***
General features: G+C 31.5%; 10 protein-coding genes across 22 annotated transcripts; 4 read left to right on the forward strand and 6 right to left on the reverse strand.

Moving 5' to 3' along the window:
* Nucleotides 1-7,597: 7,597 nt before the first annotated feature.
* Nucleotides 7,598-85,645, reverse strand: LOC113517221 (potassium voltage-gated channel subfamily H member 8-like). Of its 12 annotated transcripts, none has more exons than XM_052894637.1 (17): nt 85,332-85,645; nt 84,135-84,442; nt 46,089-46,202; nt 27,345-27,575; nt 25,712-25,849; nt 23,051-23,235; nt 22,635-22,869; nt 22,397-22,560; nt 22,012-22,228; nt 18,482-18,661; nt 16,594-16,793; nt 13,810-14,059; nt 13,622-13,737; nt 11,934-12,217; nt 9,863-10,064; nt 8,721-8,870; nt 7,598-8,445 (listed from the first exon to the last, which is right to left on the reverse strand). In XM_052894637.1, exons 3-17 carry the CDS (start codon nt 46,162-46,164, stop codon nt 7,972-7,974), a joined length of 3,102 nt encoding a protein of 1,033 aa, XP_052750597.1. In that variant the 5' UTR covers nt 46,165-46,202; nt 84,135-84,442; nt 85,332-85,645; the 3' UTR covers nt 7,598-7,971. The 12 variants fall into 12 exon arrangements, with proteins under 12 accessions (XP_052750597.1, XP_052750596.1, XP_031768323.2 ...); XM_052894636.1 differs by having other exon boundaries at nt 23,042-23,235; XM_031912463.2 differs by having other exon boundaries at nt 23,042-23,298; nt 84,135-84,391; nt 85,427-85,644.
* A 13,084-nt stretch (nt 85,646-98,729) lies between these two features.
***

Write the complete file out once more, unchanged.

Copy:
General features: G+C 31.5%; 10 protein-coding genes across 22 annotated transcripts; 4 read left to right on the forward strand and 6 right to left on the reverse strand.

Moving 5' to 3' along the window:
* Nucleotides 1-7,597: 7,597 nt before the first annotated feature.
* Nucleotides 7,598-85,645, reverse strand: LOC113517221 (potassium voltage-gated channel subfamily H member 8-like). Of its 12 annotated transcripts, none has more exons than XM_052894637.1 (17): nt 85,332-85,645; nt 84,135-84,442; nt 46,089-46,202; nt 27,345-27,575; nt 25,712-25,849; nt 23,051-23,235; nt 22,635-22,869; nt 22,397-22,560; nt 22,012-22,228; nt 18,482-18,661; nt 16,594-16,793; nt 13,810-14,059; nt 13,622-13,737; nt 11,934-12,217; nt 9,863-10,064; nt 8,721-8,870; nt 7,598-8,445 (listed from the first exon to the last, which is right to left on the reverse strand). In XM_052894637.1, exons 3-17 carry the CDS (start codon nt 46,162-46,164, stop codon nt 7,972-7,974), a joined length of 3,102 nt encoding a protein of 1,033 aa, XP_052750597.1. In that variant the 5' UTR covers nt 46,165-46,202; nt 84,135-84,442; nt 85,332-85,645; the 3' UTR covers nt 7,598-7,971. The 12 variants fall into 12 exon arrangements, with proteins under 12 accessions (XP_052750597.1, XP_052750596.1, XP_031768323.2 ...); XM_052894636.1 differs by having other exon boundaries at nt 23,042-23,235; XM_031912463.2 differs by having other exon boundaries at nt 23,042-23,298; nt 84,135-84,391; nt 85,427-85,644.
* A 13,084-nt stretch (nt 85,646-98,729) lies between these two features.